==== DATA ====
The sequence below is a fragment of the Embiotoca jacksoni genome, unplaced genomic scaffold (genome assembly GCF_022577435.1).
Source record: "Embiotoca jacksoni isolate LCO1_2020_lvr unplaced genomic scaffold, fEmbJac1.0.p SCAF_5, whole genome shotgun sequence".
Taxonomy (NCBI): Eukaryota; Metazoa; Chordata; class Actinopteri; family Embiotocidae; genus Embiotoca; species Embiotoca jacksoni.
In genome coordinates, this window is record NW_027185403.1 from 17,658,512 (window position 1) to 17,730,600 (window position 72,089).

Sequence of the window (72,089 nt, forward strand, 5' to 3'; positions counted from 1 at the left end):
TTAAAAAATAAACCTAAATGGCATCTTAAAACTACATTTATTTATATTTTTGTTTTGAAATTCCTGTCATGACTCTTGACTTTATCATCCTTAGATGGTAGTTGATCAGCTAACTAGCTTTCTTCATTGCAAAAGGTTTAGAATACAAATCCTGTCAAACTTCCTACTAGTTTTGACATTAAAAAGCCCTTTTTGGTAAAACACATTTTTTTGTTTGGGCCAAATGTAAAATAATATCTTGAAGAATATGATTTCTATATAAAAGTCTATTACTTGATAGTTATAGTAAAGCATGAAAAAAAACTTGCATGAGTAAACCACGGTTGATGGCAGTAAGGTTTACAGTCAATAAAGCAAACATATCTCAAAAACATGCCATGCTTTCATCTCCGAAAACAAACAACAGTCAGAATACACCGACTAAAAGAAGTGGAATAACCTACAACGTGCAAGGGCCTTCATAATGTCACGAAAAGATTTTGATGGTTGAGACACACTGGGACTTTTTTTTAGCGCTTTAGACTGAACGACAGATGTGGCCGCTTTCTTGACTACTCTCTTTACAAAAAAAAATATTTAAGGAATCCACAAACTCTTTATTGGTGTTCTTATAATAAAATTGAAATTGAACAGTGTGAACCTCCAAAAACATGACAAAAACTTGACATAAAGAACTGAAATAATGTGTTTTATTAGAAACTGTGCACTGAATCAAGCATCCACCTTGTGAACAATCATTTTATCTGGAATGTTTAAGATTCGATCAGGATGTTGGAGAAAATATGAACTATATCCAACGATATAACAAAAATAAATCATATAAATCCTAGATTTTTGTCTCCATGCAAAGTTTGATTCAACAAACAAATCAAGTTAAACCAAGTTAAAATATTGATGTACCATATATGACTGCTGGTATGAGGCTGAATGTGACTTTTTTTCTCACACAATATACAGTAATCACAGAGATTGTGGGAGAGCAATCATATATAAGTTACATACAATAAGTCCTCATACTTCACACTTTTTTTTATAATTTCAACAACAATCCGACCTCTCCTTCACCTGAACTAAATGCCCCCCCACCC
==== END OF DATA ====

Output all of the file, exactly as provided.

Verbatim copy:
The sequence below is a fragment of the Embiotoca jacksoni genome, unplaced genomic scaffold (genome assembly GCF_022577435.1).
Source record: "Embiotoca jacksoni isolate LCO1_2020_lvr unplaced genomic scaffold, fEmbJac1.0.p SCAF_5, whole genome shotgun sequence".
Taxonomy (NCBI): Eukaryota; Metazoa; Chordata; class Actinopteri; family Embiotocidae; genus Embiotoca; species Embiotoca jacksoni.
In genome coordinates, this window is record NW_027185403.1 from 17,658,512 (window position 1) to 17,730,600 (window position 72,089).

Sequence of the window (72,089 nt, forward strand, 5' to 3'; positions counted from 1 at the left end):
TTAAAAAATAAACCTAAATGGCATCTTAAAACTACATTTATTTATATTTTTGTTTTGAAATTCCTGTCATGACTCTTGACTTTATCATCCTTAGATGGTAGTTGATCAGCTAACTAGCTTTCTTCATTGCAAAAGGTTTAGAATACAAATCCTGTCAAACTTCCTACTAGTTTTGACATTAAAAAGCCCTTTTTGGTAAAACACATTTTTTTGTTTGGGCCAAATGTAAAATAATATCTTGAAGAATATGATTTCTATATAAAAGTCTATTACTTGATAGTTATAGTAAAGCATGAAAAAAAACTTGCATGAGTAAACCACGGTTGATGGCAGTAAGGTTTACAGTCAATAAAGCAAACATATCTCAAAAACATGCCATGCTTTCATCTCCGAAAACAAACAACAGTCAGAATACACCGACTAAAAGAAGTGGAATAACCTACAACGTGCAAGGGCCTTCATAATGTCACGAAAAGATTTTGATGGTTGAGACACACTGGGACTTTTTTTTAGCGCTTTAGACTGAACGACAGATGTGGCCGCTTTCTTGACTACTCTCTTTACAAAAAAAAATATTTAAGGAATCCACAAACTCTTTATTGGTGTTCTTATAATAAAATTGAAATTGAACAGTGTGAACCTCCAAAAACATGACAAAAACTTGACATAAAGAACTGAAATAATGTGTTTTATTAGAAACTGTGCACTGAATCAAGCATCCACCTTGTGAACAATCATTTTATCTGGAATGTTTAAGATTCGATCAGGATGTTGGAGAAAATATGAACTATATCCAACGATATAACAAAAATAAATCATATAAATCCTAGATTTTTGTCTCCATGCAAAGTTTGATTCAACAAACAAATCAAGTTAAACCAAGTTAAAATATTGATGTACCATATATGACTGCTGGTATGAGGCTGAATGTGACTTTTTTTCTCACACAATATACAGTAATCACAGAGATTGTGGGAGAGCAATCATATATAAGTTACATACAATAAGTCCTCATACTTCACACTTTTTTTTATAATTTCAACAACAATCCGACCTCTCCTTCACCTGAACTAAATGCCCCCCCACCC